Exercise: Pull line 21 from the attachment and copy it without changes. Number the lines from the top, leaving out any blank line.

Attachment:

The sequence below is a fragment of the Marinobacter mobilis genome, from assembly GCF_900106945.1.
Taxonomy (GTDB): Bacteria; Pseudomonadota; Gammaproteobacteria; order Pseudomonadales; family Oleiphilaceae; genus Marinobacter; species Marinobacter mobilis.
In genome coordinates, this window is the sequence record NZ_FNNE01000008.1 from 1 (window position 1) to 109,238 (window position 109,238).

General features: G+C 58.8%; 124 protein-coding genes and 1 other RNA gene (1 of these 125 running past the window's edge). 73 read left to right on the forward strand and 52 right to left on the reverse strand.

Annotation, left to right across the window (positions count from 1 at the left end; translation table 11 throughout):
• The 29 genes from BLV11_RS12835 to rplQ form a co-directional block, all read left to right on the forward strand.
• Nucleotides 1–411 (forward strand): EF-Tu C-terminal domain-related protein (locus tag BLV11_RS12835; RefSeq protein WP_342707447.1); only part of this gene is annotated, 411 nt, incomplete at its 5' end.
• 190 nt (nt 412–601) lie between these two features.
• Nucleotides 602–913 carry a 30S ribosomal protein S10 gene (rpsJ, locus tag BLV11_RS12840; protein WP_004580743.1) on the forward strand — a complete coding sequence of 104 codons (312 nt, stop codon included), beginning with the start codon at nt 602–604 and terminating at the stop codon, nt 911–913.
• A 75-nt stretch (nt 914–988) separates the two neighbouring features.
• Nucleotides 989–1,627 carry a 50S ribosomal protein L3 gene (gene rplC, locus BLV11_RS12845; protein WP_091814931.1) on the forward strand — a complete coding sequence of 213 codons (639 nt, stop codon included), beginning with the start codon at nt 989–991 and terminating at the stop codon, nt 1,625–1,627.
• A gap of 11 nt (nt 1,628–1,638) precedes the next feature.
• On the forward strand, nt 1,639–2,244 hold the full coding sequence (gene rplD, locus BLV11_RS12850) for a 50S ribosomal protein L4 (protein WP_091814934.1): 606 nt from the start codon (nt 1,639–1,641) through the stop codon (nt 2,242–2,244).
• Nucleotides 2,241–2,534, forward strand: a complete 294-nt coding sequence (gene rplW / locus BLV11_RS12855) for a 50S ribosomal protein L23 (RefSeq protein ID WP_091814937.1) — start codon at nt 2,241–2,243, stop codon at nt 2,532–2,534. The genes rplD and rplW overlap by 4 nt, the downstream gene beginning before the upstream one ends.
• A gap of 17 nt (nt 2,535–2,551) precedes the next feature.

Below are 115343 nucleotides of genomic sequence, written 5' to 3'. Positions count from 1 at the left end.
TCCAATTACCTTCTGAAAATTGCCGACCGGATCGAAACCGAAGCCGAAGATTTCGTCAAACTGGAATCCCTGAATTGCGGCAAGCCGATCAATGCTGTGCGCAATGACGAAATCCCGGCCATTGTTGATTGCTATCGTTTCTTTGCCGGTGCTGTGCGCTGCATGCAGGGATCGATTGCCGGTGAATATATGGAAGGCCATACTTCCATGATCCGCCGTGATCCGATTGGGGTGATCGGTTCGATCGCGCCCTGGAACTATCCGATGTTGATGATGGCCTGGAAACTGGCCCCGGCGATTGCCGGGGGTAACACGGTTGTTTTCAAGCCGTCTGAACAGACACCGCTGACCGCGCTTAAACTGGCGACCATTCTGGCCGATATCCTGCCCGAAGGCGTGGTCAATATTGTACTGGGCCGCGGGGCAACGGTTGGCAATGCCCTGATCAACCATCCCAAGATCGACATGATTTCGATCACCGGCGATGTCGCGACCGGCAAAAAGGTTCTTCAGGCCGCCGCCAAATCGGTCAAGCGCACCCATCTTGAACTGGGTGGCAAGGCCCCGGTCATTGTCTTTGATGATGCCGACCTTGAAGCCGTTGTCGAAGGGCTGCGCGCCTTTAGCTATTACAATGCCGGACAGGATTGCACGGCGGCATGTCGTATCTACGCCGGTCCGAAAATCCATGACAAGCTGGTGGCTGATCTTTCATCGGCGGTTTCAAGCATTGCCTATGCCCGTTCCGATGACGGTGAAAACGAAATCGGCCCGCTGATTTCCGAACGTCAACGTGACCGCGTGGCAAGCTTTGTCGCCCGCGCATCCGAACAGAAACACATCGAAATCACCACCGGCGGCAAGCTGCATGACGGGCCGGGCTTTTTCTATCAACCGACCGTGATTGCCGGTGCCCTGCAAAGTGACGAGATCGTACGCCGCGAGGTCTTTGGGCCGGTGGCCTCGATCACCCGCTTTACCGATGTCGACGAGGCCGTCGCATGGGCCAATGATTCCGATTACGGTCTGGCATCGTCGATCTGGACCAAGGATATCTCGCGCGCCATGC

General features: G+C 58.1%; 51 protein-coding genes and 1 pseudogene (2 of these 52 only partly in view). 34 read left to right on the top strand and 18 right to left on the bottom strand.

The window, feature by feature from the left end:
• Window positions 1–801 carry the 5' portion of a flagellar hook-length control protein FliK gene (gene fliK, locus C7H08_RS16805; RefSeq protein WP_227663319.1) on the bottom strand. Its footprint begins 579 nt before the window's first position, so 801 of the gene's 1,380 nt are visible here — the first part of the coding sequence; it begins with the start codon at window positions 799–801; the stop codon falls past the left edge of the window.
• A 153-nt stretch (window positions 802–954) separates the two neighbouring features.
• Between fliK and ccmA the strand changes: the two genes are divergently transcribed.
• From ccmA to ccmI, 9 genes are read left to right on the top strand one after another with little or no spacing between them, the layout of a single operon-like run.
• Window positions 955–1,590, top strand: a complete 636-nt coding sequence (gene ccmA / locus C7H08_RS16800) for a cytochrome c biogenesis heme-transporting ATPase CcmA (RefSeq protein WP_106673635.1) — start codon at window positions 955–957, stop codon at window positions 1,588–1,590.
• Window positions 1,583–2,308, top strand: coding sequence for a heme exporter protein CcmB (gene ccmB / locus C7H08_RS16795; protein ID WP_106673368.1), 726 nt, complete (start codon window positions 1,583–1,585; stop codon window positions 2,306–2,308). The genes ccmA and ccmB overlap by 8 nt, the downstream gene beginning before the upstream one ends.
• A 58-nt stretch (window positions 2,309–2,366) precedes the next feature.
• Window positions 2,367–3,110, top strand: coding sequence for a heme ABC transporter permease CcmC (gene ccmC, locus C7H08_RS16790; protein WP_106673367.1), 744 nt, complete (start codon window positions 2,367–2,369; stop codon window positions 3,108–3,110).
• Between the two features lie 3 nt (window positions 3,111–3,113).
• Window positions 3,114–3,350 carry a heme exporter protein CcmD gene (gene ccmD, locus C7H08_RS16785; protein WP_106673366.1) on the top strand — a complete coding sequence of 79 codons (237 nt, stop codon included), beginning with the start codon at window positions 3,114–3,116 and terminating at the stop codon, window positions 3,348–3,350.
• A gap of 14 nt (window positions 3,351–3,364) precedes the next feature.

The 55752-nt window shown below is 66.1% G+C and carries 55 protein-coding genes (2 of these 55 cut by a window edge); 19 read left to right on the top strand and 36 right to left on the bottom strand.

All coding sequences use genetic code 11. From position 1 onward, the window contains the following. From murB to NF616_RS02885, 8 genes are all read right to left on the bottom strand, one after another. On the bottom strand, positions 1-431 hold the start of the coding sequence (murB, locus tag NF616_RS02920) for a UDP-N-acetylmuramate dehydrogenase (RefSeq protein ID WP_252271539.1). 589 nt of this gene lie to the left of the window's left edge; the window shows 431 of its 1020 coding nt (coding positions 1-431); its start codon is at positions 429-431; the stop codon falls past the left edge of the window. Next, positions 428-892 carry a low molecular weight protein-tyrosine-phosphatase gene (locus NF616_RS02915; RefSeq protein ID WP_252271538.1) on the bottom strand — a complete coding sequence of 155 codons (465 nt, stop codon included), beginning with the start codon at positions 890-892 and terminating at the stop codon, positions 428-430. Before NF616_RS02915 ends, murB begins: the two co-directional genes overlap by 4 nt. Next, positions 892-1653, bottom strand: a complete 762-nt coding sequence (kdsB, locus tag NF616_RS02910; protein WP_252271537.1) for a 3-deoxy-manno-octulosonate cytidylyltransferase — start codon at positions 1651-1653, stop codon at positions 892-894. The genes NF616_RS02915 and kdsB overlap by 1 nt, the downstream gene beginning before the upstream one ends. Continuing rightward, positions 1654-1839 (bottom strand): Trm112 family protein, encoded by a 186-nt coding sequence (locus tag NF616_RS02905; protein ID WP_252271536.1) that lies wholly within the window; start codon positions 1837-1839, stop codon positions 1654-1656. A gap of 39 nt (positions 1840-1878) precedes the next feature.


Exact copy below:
• A 153-nt stretch (window positions 802–954) separates the two neighbouring features.